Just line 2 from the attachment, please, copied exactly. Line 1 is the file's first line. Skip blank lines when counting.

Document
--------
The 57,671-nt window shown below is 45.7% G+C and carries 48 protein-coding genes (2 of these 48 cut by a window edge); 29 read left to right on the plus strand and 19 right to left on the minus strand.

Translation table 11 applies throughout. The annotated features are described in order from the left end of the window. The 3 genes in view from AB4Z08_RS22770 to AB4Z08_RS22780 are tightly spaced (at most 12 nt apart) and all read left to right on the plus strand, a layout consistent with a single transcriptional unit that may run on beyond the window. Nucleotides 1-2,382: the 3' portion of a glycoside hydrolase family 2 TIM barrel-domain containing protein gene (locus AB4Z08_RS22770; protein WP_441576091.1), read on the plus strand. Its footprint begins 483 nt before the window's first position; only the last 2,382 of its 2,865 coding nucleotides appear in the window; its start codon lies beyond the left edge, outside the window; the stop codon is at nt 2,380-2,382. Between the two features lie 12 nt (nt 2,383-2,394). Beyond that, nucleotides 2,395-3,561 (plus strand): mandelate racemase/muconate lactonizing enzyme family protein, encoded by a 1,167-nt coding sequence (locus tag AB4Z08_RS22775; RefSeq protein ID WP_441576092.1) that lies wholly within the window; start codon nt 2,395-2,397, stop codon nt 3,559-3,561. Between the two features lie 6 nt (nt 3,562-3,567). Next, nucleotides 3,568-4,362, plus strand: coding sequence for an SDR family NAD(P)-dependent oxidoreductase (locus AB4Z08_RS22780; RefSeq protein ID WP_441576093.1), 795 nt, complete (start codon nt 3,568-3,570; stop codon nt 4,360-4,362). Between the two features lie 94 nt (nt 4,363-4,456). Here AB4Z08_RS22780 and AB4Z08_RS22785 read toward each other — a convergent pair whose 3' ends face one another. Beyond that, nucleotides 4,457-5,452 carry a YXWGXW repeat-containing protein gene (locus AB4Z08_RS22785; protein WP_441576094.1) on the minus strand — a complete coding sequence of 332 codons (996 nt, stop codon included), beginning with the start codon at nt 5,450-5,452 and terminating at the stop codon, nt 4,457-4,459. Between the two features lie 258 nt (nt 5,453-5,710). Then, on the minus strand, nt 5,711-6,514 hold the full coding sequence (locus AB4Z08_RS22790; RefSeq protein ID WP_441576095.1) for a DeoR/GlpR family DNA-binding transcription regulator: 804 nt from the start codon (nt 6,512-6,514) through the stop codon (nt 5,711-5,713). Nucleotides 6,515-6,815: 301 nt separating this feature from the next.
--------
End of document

Translation table 11 applies throughout. The annotated features are described in order from the left end of the window. The 3 genes in view from AB4Z08_RS22770 to AB4Z08_RS22780 are tightly spaced (at most 12 nt apart) and all read left to right on the plus strand, a layout consistent with a single transcriptional unit that may run on beyond the window. Nucleotides 1-2,382: the 3' portion of a glycoside hydrolase family 2 TIM barrel-domain containing protein gene (locus AB4Z08_RS22770; protein WP_441576091.1), read on the plus strand. Its footprint begins 483 nt before the window's first position; only the last 2,382 of its 2,865 coding nucleotides appear in the window; its start codon lies beyond the left edge, outside the window; the stop codon is at nt 2,380-2,382. Between the two features lie 12 nt (nt 2,383-2,394). Beyond that, nucleotides 2,395-3,561 (plus strand): mandelate racemase/muconate lactonizing enzyme family protein, encoded by a 1,167-nt coding sequence (locus tag AB4Z08_RS22775; RefSeq protein ID WP_441576092.1) that lies wholly within the window; start codon nt 2,395-2,397, stop codon nt 3,559-3,561. Between the two features lie 6 nt (nt 3,562-3,567). Next, nucleotides 3,568-4,362, plus strand: coding sequence for an SDR family NAD(P)-dependent oxidoreductase (locus AB4Z08_RS22780; RefSeq protein ID WP_441576093.1), 795 nt, complete (start codon nt 3,568-3,570; stop codon nt 4,360-4,362). Between the two features lie 94 nt (nt 4,363-4,456). Here AB4Z08_RS22780 and AB4Z08_RS22785 read toward each other — a convergent pair whose 3' ends face one another. Beyond that, nucleotides 4,457-5,452 carry a YXWGXW repeat-containing protein gene (locus AB4Z08_RS22785; protein WP_441576094.1) on the minus strand — a complete coding sequence of 332 codons (996 nt, stop codon included), beginning with the start codon at nt 5,450-5,452 and terminating at the stop codon, nt 4,457-4,459. Between the two features lie 258 nt (nt 5,453-5,710). Then, on the minus strand, nt 5,711-6,514 hold the full coding sequence (locus AB4Z08_RS22790; RefSeq protein ID WP_441576095.1) for a DeoR/GlpR family DNA-binding transcription regulator: 804 nt from the start codon (nt 6,512-6,514) through the stop codon (nt 5,711-5,713). Nucleotides 6,515-6,815: 301 nt separating this feature from the next.